Stevenson was as big a Clash fan as anyone in the room, but didn’t want to come across like too much of a fan boy type. “He was surrounded by stupid little punk rockers asking him questions about the Clash, and I could tell he was getting a little annoyed,” he recalls. “So I said, ‘Hey, Joe—You want to get outta here’?” He did, and the two adjourned to Green Street, a nearby bistro that was known for its great jukebox. And when you’re hanging out with Joe Strummer, a great jukebox is a must. “We stood there at the jukebox picking songs, and we were loving the same ones—all the old R&B stuff like ‘Stagger Lee’ by Lloyd Price.” Then Stevenson played his card; he said something that would either win him Strummer’s eternal friendship or get him punched out. “I turned to him and said Sandinista!.”—naming the love-or-hate Clash album that covered three very experimental vinyl LP’s. “He looked at me and said ‘Yeah, what about it?’ And I said, ‘Should have been an EP.”
There was a tense, quiet moment while Strummer thought that over. “Then he looked at me and said, ‘YEAH! It should have been!’ And we were friends from that point on. I mean, I could tell that we were already on the same page and that he wouldn’t take offense. But he was so much happier from that point on. I took him downstairs to the VFW Hall, because I knew that would be his kind of place. We talked music for hours and he was buying me drinks all night.” And all because he’d dissed one of Strummer’s albums—not a strategy we would have recommended.
He was surrounded by stupid little punk rockers asking him questions about the Clash, and I could tell he was getting a little annoyed," he recalls. "So I said, 'Hey, Joe—You want to get outta here'?" He did, and the two adjourned to Green Street, a nearby bistro that was known for its great jukebox.
Another happy story comes from Corin Ashley, a Boston songwriter whose biggest love is classic, Beatles-inspired pop. His band, the Pills, toured England a few years back; and one of their tour stops was Swindon—a town beloved by pop fans since it’s the home of one of Ashley’s favorite bands, XTC. But it turned out that the Pills also had a small and enthused following in Swindon, led by a very pretty blonde woman that Ashley couldn’t help but notice from the stage; she was singing along with all the songs. She introduced herself afterwards and said some nice things, but one thing really made him take notice: “You like XTC? That’s my dad’s band”. Sure enough, she was Holly Partridge, daughter of XTC mastermind Andy Partridge. Corin had pressed a Pills CD on Andy Partridge when XTC came to Boston, and Holly had stolen and fallen in love with it.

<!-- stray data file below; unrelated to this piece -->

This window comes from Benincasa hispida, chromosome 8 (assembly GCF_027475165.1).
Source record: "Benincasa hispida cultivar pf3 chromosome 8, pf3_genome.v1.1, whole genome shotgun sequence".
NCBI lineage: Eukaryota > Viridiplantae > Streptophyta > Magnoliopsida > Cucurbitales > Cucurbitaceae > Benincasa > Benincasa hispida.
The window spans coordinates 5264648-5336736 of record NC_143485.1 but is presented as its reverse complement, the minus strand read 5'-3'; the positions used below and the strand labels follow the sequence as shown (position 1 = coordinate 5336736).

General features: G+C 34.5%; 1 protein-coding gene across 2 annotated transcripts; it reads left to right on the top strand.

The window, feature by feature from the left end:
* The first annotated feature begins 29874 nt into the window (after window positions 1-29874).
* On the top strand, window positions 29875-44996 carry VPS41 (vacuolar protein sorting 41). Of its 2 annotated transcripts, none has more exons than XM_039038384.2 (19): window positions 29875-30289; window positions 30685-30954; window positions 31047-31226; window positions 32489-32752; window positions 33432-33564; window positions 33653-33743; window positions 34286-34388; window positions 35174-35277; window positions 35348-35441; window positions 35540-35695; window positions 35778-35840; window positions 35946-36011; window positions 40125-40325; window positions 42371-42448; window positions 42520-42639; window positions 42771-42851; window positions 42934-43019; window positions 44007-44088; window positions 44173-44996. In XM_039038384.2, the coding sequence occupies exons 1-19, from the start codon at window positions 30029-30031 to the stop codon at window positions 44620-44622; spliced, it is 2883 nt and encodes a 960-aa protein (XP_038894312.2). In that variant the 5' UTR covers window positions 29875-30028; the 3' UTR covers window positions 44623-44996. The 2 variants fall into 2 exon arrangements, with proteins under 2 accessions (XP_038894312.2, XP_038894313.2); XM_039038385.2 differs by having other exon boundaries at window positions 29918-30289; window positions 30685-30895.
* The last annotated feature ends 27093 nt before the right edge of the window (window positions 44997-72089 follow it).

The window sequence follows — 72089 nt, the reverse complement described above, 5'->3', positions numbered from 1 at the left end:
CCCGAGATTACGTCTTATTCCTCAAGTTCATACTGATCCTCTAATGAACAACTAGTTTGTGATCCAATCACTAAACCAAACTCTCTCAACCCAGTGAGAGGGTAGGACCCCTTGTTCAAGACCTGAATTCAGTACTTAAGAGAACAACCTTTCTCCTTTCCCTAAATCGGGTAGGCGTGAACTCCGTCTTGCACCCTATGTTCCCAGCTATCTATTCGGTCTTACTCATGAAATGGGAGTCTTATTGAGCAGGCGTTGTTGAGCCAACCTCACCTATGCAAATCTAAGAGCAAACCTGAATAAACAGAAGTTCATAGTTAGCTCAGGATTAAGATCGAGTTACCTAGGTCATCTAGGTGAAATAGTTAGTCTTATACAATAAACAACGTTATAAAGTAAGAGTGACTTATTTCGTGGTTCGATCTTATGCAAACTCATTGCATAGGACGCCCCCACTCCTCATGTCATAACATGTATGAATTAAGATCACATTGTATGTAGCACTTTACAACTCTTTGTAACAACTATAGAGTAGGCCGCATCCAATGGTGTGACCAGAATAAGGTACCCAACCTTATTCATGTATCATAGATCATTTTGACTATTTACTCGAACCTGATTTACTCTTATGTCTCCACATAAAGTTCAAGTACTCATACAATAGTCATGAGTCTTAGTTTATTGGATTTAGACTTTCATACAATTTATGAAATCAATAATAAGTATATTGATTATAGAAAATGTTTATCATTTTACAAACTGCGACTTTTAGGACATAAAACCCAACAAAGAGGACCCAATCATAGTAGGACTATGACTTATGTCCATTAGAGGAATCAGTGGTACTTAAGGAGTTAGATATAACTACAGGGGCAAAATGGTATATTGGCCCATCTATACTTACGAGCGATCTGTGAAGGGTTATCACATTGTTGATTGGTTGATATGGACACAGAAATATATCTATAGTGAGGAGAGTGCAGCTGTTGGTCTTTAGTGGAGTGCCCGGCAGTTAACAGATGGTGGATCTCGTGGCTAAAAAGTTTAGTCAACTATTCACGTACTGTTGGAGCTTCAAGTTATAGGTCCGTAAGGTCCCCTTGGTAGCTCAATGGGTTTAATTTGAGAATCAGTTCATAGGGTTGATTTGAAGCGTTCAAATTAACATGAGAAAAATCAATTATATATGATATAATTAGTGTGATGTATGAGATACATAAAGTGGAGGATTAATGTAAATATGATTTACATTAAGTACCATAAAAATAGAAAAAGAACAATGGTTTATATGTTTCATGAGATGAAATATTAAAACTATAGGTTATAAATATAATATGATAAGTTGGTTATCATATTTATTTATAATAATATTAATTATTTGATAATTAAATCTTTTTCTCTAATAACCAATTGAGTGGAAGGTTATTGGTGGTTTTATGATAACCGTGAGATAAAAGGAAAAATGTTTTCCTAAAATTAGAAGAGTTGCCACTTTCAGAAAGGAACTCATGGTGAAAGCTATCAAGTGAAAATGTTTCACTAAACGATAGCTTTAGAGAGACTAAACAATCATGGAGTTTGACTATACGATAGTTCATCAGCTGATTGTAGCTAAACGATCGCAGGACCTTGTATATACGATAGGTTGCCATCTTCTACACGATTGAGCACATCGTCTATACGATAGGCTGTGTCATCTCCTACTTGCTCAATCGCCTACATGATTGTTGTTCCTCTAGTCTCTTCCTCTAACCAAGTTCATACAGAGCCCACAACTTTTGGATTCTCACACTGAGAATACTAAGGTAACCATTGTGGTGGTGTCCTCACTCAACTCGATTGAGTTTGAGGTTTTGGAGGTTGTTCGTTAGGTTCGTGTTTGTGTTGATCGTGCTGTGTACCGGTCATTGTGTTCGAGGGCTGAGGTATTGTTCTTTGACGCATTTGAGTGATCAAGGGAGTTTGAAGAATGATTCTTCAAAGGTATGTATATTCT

Better still, she called her dad after the show so that the Pills could say hello. “I’m afraid we got him out of bed, so I was expecting a quick hello, but we had him on the phone for almost 40 minutes. We talked about performing and songwriting, and he offered us some encouragement for our show in Liverpool the following week; talking about when XTC used to play Eric’s in Liverpool. He left us with two requests: Send some more music because Holly keeps raving about it. And, keep your band off my daughter.”
I also have a story about meeting your greatest hero’s offspring: Five years ago I was returning home from the South by Southwest music conference in Austin, TX. Quite a few music figures were in the airport that day and the planes were over-booked. So as it turned out, two people who had confirmed reservations on our plane got bumped to standby: Myself and Sean Lennon. I had shown up earlier though, so I was higher in the pecking order. There was only one seat available, my name got called and…well, I waved and got onboard. Sorry Sean, I was in a hurry. Is it still OK if we do that Beatles game?